We measure a company’s debt load relative to its earning capacity by looking at its net debt divided by its earnings before interest, taxes, depreciation, and amortization (EBITDA) and calculating how easily its earnings before interest and taxes (EBIT) covers its interest costs (interest coverage). The advantage of this approach is that we take into account both the absolute amount of debt (with net debt versus EBITDA) and the actual interest charges associated with this debt (with its coverage rate). interests).
With a debt / EBITDA ratio of 2.0, Altria Group uses debt smartly but responsibly. And the attractive interest coverage (EBIT of 9.1 times the interest costs) certainly does do not do everything to dispel this impression. The Altria Group increased its EBIT by 3.1% last year. It’s not impressive, but it’s positive when it comes to debt. There is no doubt that we learn the most about debt from the balance sheet. But it is above all future results that will determine the ability of the Altria Group to maintain a healthy balance sheet from now on. So if you are focused on the future you can check out this free report showing analysts’ earnings forecasts.
But our last consideration is also important because a business cannot pay its debts with paper profits; he needs hard cash. It is therefore worth checking to what extent this EBIT is supported by free cash flow. Over the past three years, Altria Group has generated strong free cash flow equivalent to 74% of its EBIT, roughly what we expected. This means he can reduce his debt whenever he wants.
Both the ability of the Altria group to convert EBIT into free cash flow and its interest coverage have strengthened us in the treatment of its debt. On the other hand, its level of total liabilities makes us a little less comfortable with its debt. When we consider all the elements mentioned above, it seems to us that the Altria Group is managing its debt fairly well. The company took advantage of low interest rates making its financing cheap and avoiding raising capital by diluting shareholders.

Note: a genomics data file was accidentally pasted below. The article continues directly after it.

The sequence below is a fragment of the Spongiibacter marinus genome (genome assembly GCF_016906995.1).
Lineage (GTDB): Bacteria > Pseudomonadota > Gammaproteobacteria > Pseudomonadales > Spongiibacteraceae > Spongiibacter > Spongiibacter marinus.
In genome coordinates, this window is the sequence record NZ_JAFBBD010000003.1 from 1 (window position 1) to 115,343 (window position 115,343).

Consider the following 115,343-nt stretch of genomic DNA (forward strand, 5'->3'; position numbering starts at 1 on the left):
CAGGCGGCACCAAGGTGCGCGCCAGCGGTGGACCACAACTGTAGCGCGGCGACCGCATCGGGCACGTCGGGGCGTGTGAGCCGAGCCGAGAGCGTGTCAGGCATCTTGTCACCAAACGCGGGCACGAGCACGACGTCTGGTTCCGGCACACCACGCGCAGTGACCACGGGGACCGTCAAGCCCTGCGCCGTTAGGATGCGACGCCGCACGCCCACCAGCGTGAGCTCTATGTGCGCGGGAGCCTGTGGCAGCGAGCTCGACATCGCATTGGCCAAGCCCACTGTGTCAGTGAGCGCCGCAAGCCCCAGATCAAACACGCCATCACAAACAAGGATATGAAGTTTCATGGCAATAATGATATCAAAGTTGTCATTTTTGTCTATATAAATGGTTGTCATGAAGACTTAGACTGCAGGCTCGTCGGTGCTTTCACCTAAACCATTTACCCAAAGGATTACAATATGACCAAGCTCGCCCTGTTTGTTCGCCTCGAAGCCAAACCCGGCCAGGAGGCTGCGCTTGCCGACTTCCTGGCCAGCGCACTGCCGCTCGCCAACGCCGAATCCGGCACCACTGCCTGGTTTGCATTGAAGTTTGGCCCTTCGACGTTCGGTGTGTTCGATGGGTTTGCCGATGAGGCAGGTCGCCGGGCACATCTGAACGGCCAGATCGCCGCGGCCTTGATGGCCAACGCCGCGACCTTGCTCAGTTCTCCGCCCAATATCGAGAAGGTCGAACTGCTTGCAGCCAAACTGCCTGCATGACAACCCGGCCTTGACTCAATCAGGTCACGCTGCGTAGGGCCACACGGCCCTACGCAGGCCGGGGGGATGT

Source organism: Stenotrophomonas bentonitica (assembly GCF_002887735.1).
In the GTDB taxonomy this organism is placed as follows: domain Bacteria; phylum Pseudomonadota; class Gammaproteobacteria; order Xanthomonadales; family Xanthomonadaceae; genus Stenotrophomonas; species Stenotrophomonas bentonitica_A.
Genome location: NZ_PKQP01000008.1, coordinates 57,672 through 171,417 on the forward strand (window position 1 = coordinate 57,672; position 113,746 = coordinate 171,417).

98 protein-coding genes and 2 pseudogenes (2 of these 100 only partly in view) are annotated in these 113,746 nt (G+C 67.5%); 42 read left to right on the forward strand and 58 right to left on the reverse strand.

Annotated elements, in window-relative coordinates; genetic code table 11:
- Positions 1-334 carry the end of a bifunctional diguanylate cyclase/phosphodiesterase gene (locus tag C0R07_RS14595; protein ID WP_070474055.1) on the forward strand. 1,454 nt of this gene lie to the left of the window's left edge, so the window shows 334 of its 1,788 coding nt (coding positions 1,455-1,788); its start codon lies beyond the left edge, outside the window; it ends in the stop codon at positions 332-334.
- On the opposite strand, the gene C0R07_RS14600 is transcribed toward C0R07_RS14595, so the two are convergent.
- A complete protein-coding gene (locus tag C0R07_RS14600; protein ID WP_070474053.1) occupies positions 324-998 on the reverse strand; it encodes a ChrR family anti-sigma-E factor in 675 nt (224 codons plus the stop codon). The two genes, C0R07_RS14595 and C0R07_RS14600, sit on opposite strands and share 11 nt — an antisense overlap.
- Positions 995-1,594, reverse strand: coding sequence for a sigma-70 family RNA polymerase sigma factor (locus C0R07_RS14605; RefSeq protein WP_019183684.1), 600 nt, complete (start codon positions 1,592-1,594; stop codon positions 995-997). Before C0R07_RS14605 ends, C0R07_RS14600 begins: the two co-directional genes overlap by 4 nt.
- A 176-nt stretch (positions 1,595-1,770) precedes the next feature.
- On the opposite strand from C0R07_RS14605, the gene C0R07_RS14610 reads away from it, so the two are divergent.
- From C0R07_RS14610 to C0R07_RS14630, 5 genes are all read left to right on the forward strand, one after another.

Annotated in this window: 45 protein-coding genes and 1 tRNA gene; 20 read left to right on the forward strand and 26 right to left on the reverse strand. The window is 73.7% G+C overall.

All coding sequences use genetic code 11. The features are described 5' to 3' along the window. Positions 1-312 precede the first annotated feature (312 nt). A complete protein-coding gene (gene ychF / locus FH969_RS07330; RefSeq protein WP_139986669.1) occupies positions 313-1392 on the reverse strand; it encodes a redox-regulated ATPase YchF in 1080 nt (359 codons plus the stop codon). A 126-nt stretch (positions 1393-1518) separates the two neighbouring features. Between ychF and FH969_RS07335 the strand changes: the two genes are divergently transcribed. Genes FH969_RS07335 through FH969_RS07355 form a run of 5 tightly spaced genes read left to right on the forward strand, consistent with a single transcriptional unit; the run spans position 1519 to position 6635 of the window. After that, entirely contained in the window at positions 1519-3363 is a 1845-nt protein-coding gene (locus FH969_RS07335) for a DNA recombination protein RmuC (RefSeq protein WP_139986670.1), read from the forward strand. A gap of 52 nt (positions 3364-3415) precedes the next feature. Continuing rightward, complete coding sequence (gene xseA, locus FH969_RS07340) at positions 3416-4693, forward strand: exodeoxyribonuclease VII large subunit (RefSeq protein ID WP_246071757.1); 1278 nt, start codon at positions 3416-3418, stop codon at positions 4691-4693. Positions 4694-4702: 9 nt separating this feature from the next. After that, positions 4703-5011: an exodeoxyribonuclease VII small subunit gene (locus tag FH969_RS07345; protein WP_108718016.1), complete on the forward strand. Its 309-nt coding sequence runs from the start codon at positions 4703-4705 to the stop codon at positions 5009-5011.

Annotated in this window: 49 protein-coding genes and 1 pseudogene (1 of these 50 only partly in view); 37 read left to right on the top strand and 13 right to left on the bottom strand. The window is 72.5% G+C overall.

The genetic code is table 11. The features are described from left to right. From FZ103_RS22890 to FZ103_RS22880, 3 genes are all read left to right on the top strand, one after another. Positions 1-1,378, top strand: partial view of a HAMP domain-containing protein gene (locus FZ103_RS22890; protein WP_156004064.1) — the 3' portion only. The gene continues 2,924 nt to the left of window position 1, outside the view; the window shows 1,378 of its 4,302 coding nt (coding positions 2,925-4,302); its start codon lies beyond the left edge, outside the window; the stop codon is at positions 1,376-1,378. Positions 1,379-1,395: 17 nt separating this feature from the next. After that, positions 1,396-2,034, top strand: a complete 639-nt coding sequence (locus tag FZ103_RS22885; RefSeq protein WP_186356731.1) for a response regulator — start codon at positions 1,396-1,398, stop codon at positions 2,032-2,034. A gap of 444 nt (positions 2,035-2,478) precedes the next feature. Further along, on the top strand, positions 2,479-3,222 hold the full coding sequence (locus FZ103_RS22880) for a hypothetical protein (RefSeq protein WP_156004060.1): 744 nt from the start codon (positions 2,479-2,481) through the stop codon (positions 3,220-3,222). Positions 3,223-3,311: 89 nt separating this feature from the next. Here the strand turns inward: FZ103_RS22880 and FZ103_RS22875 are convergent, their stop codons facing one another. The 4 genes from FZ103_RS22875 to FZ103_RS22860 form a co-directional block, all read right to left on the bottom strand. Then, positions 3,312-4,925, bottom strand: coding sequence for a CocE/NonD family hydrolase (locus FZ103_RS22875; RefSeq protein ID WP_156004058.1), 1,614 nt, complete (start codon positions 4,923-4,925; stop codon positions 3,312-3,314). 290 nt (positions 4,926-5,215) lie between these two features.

But beware: we believe debt levels are high enough to warrant continued monitoring.
There is no doubt that we learn the most about debt from the balance sheet. But at the end of the day, every business can contain risks that exist off the balance sheet. For example, we discovered 3 warning signs for Altria Group which you should know before investing here.
At the end of the day, sometimes it’s easier to focus on businesses that don’t even need to go into debt. Readers can access a list of growth stocks with zero net debt 100% free, at present.
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Simply Wall St analyst Stjepan Kalinic and Simply Wall St have no positions in any of the companies mentioned. This article is general in nature. It does not constitute a recommendation to buy or sell shares and does not take into account your goals or your financial situation. Our aim is to bring you long-term, targeted analysis based on fundamental data. Note that our analysis may not take into account the latest announcements from price sensitive companies or qualitative documents.